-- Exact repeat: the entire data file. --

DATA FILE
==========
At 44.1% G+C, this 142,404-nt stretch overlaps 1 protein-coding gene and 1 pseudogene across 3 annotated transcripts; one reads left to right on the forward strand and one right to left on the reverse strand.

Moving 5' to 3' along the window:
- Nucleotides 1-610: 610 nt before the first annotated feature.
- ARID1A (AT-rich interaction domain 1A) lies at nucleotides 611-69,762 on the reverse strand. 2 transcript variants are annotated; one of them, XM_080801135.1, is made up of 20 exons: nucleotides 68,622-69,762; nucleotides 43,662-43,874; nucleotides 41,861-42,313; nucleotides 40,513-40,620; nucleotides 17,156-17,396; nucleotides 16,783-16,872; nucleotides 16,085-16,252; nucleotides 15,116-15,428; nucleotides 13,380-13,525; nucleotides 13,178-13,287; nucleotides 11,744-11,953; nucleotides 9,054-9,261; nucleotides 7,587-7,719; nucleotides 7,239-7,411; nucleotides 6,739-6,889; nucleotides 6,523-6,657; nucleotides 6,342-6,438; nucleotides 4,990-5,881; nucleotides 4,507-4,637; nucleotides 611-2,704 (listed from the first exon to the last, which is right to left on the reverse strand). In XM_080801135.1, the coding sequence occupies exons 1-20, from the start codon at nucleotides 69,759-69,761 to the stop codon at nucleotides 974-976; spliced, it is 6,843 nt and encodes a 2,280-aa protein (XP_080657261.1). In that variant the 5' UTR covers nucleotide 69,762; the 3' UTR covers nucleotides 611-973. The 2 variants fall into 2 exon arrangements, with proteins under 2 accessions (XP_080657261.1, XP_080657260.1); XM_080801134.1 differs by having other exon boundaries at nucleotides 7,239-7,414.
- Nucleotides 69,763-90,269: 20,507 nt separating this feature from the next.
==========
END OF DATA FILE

At 44.1% G+C, this 142,404-nt stretch overlaps 1 protein-coding gene and 1 pseudogene across 3 annotated transcripts; one reads left to right on the forward strand and one right to left on the reverse strand.

Moving 5' to 3' along the window:
- Nucleotides 1-610: 610 nt before the first annotated feature.
- ARID1A (AT-rich interaction domain 1A) lies at nucleotides 611-69,762 on the reverse strand. 2 transcript variants are annotated; one of them, XM_080801135.1, is made up of 20 exons: nucleotides 68,622-69,762; nucleotides 43,662-43,874; nucleotides 41,861-42,313; nucleotides 40,513-40,620; nucleotides 17,156-17,396; nucleotides 16,783-16,872; nucleotides 16,085-16,252; nucleotides 15,116-15,428; nucleotides 13,380-13,525; nucleotides 13,178-13,287; nucleotides 11,744-11,953; nucleotides 9,054-9,261; nucleotides 7,587-7,719; nucleotides 7,239-7,411; nucleotides 6,739-6,889; nucleotides 6,523-6,657; nucleotides 6,342-6,438; nucleotides 4,990-5,881; nucleotides 4,507-4,637; nucleotides 611-2,704 (listed from the first exon to the last, which is right to left on the reverse strand). In XM_080801135.1, the coding sequence occupies exons 1-20, from the start codon at nucleotides 69,759-69,761 to the stop codon at nucleotides 974-976; spliced, it is 6,843 nt and encodes a 2,280-aa protein (XP_080657261.1). In that variant the 5' UTR covers nucleotide 69,762; the 3' UTR covers nucleotides 611-973. The 2 variants fall into 2 exon arrangements, with proteins under 2 accessions (XP_080657261.1, XP_080657260.1); XM_080801134.1 differs by having other exon boundaries at nucleotides 7,239-7,414.
- Nucleotides 69,763-90,269: 20,507 nt separating this feature from the next.